She also has found that if there is a mismatch between a dancer's preferred memory cues and those used by a particular dance company, the dancer's tenure with that company may be shorter and less satisfying.
Day, who says she danced before she walked, first became interested in cognitive aspects of dance at age 6 when she noticed that some students in her ballet class were better at remembering the choreography than others.
Her interest was rekindled as an adult, when she made her first foray into modern dance while on the faculty at Yale University. In the studio, Day could perform the moves but struggled to remember them.
"The music would start and the other students were moving, and I was not," Day recalls. "I got stepped on a lot."
She finally realized the problem: unlike ballet, most moves in modern dance do not have names, and Day's habit of making up her own names was slowing her down. As a language-based person, she discovered she was more successful learning tap dance, where every step has a name -- flap, ball-change, shuffle.
Gerri Houlihan, a professional dancer, teacher and choreographer who has taught at ADF for 25 years, says she uses kinesthetic feedback. "People invariably ask, 'How do you remember all the steps?' My connection is very much about music. I can remember dances that I've danced or choreographed in the past incredibly well if I have the music available. The minute I hear the music, this flood of movement comes back."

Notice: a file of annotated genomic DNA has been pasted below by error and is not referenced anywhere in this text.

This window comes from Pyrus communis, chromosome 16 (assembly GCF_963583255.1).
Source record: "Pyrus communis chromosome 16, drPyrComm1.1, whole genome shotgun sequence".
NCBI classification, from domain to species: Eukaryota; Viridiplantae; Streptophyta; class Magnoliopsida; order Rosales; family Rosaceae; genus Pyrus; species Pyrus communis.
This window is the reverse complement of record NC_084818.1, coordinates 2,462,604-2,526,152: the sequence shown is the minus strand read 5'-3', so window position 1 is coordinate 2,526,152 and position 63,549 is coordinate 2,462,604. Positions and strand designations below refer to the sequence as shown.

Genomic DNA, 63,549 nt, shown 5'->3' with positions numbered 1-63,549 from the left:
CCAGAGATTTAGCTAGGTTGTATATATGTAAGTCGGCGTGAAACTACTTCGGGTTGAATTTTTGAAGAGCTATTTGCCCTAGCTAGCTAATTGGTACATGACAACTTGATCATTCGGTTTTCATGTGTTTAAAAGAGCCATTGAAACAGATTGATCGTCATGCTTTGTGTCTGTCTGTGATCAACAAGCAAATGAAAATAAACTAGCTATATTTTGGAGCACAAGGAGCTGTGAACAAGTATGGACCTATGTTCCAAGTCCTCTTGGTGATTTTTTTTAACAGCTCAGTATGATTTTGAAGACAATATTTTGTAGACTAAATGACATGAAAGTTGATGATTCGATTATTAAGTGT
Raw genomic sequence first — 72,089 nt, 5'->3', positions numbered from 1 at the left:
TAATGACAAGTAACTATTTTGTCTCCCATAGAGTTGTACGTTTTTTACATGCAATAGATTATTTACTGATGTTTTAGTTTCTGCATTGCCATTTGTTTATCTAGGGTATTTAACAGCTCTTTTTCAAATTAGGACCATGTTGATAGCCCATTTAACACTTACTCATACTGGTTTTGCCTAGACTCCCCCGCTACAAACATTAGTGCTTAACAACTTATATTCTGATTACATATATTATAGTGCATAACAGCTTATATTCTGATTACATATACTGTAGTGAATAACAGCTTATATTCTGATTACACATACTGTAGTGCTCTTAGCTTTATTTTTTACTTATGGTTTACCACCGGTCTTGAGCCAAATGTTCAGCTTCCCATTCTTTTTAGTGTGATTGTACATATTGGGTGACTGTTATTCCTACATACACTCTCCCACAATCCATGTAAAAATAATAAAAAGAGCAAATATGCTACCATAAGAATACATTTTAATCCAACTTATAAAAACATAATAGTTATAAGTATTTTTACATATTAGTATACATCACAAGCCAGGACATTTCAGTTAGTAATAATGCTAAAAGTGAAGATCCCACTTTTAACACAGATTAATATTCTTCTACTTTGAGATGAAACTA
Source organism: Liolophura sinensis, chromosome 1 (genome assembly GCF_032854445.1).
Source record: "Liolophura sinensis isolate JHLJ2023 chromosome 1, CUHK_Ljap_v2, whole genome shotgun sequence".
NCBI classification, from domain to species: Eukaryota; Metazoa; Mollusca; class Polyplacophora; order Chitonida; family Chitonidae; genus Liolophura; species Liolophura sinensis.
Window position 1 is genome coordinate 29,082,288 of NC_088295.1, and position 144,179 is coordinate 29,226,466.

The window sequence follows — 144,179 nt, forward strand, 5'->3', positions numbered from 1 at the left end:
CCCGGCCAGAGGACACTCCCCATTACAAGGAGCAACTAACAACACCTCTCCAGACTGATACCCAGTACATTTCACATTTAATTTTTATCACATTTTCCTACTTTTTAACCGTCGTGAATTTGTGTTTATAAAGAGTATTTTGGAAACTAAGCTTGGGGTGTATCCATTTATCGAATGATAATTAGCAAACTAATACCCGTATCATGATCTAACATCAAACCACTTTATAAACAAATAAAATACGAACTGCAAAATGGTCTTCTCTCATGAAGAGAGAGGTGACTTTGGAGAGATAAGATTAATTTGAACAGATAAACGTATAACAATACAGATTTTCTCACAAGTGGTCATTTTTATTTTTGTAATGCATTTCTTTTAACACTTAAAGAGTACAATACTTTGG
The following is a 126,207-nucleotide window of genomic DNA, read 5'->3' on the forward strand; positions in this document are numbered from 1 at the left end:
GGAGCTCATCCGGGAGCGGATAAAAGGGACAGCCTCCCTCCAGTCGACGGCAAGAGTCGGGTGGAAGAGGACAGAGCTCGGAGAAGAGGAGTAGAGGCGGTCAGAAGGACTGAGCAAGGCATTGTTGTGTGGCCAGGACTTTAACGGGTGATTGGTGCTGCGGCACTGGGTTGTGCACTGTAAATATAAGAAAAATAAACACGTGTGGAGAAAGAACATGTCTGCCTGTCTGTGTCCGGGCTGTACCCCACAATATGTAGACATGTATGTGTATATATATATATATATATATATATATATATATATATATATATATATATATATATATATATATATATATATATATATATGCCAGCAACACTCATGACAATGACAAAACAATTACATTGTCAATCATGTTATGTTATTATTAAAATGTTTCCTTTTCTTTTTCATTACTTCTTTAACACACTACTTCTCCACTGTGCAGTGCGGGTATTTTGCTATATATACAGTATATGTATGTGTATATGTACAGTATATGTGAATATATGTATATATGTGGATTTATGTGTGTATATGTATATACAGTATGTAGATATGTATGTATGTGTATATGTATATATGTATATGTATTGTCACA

Houlihan says Day's research has illuminated her teaching. "I really try to make sure I cover as many different approaches to learning movement as I can because I'm much more aware now of how diverse people's ways of approaching movement are."
ADF Co-Director Jodee Nimerichter says Day's research and teaching have done wonders for the program. "She's been such a valued member of our community, we named her our Cognitive Scientist in Residence this year."
Day's current project on audience memory is supported by Dance/USA with funding from the Doris Duke Charitable Foundation to increase audience engagement. Out of the nine projects funded nationwide, Day's is the only one focusing on research and audience cognition.
Day is also offering multiple free workshops this summer, where participants will hear about her research and learn tips for watching and remembering dance performances. Those who want even more involvement are invited to come to a memory enhancement program in Day's lab.
"It's an incredible joy to be able to study something as interesting and challenging as dance, to understand how cognitive processes play out in the real world," Day says. "I can't say how much I appreciate ADF being here. They have been wonderful to me and it's a fantastic opportunity."
She's also working on a book called "Memory for Movement" that will pull together the results of all her movement research. "The book will provide a better understanding of cognitive processes in human movement," she says, "and it will help people perceive, remember and enjoy movement activities better."
Explore further: New findings about mechanisms underlying chronic pain reveal novel therapeutic strategies